• 2 x SFP+ 10 GbE Switches with DBC support: Data Center Bridging really is required to do QoS of RDMA traffic. If would need PFC (Priority Flow Control) support if using RoCE for RDMA (not recommended – do either iWARP or Infiniband). Each switch needs at least 12 ports – allow for scalability.  For example, you might put your backup server on this network.
  • 2 x 1 GbE Switches: You really need a pair of 48 port top-of-rack switches in this design due to the number of 1 GbE ports being used and the need for growth.
  • Rack
  • PDU

And there’s probably other bits. For example, you might run a 2-node cluster for System Center and other management VMs. The nodes would have 32-64 GB RAM each. Those VMs could be stored on the SOFS or even on a JBOD that is directly attached to the 2 nodes with Storage Spaces enabled. You might run a server with lots of disk as your backup server. You might opt to run a pair of 1U servers are physical domain controllers for your infrastructure.

I recently priced up a kit, similar to above. It came in much cheaper than the equivalent blade/SAN configuration, which was a nice surprise. Even better was that the SOFS had 3 times more storage included than the SAN in that pricing!

30 comments so far

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  1. Very interesting !

    I was planning for something similar but on the cheaper side (10Gb but no RDMA, 7k2 + SSD SAS instead of 10k + SSD SAS) but this post makes me want to upgrade the budget :)

    Of course i know this is just an example, but i’v got a fews questions about your design :

    - you go for 2xSOFS nodes and 3xJBOD : i was thinking of maybe doing 3/2 or 3/3, so do you think complete JBOD Failure is higher prob than 2 SOFS failure (or one failure during maintenance of the other node) ?

    - if i go for the 3 JBOD and 2way mirror, do i need to populate each JBOD with one third of the disks like you did, or can i just put one half in two (let’s say i only have 8 SSD) and keep the third JBOD empty for witness purpose and future upgrade ?

    Thx a lot for you blog, it’s a pleasure to read. (as where your two last books !)

    • If you plan on patching then expect each SOFS node to go offline at least once per month. If you don’t plan on patching then please do your boss/customer a favour and resign now ;-) JBODs are unlikely to fail because they are fairly dumb but the possibility is there. The disks must be spread evenly across the JBODs if you want JBOD fault tolerance.

      • Of course i plan to update my SOFS ! that’s why i’v got concerns about only having 2 nodes in it ;-) (if patch goes wrong on the first node, we’ll be running on one leg)

        What i meant about the third JBOD being empty, is that one storage pool doesn’t need to span across all JBODs, does it ? (of course, i need all my columns to be mirrored in 2 separated JBODs)

        I fear i’m not being clear, so i’ll explain that again :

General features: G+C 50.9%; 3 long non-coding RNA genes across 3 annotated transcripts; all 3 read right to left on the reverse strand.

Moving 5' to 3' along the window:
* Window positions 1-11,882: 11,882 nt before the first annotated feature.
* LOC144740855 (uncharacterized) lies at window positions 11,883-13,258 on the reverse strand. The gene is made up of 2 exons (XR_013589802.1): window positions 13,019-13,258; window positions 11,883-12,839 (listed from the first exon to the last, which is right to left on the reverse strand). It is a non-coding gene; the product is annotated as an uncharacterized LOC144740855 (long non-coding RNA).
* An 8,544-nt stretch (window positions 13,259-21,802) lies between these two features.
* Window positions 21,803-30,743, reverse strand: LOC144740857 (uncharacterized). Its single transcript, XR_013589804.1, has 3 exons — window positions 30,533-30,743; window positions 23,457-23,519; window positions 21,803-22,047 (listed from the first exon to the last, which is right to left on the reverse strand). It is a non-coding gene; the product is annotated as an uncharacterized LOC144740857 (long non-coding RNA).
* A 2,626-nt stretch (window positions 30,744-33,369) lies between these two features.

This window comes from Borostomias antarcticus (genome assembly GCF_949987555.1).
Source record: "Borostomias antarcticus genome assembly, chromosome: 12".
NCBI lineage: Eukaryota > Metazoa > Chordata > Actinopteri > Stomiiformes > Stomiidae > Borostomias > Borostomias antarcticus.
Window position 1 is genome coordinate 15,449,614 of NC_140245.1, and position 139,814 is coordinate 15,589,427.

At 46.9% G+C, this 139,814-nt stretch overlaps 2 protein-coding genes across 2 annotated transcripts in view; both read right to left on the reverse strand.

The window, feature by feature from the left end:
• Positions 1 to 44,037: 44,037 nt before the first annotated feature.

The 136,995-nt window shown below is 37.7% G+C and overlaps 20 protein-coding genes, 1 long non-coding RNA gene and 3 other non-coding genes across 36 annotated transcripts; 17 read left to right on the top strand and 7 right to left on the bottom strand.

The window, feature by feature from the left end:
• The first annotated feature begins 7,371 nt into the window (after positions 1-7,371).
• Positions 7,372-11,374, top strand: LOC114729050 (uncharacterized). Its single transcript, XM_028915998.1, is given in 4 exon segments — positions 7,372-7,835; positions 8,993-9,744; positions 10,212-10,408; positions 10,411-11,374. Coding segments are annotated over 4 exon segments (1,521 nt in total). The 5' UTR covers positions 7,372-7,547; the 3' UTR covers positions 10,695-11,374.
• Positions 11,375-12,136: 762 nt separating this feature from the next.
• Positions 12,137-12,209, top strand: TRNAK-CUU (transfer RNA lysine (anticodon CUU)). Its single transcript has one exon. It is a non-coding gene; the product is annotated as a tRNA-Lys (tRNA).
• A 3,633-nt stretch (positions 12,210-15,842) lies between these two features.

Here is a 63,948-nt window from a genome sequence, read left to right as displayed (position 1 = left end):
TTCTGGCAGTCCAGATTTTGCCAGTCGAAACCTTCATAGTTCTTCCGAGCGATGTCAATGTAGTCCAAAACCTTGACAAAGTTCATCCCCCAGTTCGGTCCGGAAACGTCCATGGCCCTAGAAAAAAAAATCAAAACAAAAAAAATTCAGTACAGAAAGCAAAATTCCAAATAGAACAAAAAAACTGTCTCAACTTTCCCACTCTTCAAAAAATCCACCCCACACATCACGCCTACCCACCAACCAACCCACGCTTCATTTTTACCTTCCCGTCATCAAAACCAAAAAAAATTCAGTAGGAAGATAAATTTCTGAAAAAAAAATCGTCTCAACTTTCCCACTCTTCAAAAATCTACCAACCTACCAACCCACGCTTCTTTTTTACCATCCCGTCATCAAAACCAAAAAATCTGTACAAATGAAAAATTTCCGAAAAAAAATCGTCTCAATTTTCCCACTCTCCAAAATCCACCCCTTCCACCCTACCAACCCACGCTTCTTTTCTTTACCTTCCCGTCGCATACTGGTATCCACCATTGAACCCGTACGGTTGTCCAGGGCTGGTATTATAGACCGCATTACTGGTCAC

If i create a 2 way mirror volume with disks from JBOD1 and JBOD2 (all columns from JBOD1 being mirrored to columns in JBOD2) will JBOD3 help to protect against JBOD failure ?

        Or do i need to put columns in each JBOD ? (columns 1a 1b in JOBD 1 / 2a 2c JBOD 2 / 3b 3c JBOD 3)

        Thanks for your time.

        • Or i’m completly wrong and 3 way mirror is the only way to get enclosure fault tolerance ?

          • You are completely wrong. Read the above.

        • Read the above.

  2. Hello Aidan,

    first i want to thank you for your great blog! You make even complicated topics easy to understand! I’m following your blog every day since one year and i learned so much about Hyper-V and the new storage features in Windows.

    I know you already posted about a small enviroment deployemt with two Hyper-V/Storage hosts and one JBOD. Would be great if you could create a post like this for the small enviroment solution. I already tested the Clustered Storage Spaces inside of Hyper-V (your described that) but i don’t understand the exact setup of Hyper-V ON the Clustered Storage Spaces and if i get an small HA enviroment with this.

    • Take the SOFS node design above, add RAM.

  3. Do you have any recommendations on the SFP+ switches? Dell PowerConnect 8132F?

    • None at all. Not a networks guy.

    • Aaron:
      Dell PowerConnect 8100 series are being replaced by Dell Networking N4000 series so I would recommend the latter. Of course if possible you can also go up one notch to the Dell Force10 S4810.

    • We use the PC8132F as top of rack switches & PFC config is easy enough and can be tested. The more challenging part is ETS setup and testing, especially when you have multiple hops. They are good swithes. Take note of wat Andreas said on the N4000 series and see if that fits your schedule. Otherwies the PC8100 series is here today. You can do Force10, we leverage the S4810 swithes with VTL as our core switches.